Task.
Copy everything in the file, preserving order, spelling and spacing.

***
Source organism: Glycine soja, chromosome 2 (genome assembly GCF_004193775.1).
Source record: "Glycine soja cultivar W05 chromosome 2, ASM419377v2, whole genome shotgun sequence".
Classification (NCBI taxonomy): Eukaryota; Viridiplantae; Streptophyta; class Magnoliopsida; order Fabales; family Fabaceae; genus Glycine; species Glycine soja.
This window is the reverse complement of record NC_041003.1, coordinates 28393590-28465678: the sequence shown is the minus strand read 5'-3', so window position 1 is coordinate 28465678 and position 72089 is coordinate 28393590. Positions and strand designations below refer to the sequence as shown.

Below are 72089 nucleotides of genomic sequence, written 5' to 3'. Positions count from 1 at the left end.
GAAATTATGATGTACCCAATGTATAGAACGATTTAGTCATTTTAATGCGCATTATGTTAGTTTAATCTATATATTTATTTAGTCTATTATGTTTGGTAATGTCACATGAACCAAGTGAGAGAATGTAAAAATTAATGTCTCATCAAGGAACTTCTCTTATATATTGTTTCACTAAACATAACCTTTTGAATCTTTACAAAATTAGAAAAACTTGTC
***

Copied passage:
Source organism: Glycine soja, chromosome 2 (genome assembly GCF_004193775.1).
Source record: "Glycine soja cultivar W05 chromosome 2, ASM419377v2, whole genome shotgun sequence".
Classification (NCBI taxonomy): Eukaryota; Viridiplantae; Streptophyta; class Magnoliopsida; order Fabales; family Fabaceae; genus Glycine; species Glycine soja.
This window is the reverse complement of record NC_041003.1, coordinates 28393590-28465678: the sequence shown is the minus strand read 5'-3', so window position 1 is coordinate 28465678 and position 72089 is coordinate 28393590. Positions and strand designations below refer to the sequence as shown.

Below are 72089 nucleotides of genomic sequence, written 5' to 3'. Positions count from 1 at the left end.
GAAATTATGATGTACCCAATGTATAGAACGATTTAGTCATTTTAATGCGCATTATGTTAGTTTAATCTATATATTTATTTAGTCTATTATGTTTGGTAATGTCACATGAACCAAGTGAGAGAATGTAAAAATTAATGTCTCATCAAGGAACTTCTCTTATATATTGTTTCACTAAACATAACCTTTTGAATCTTTACAAAATTAGAAAAACTTGTC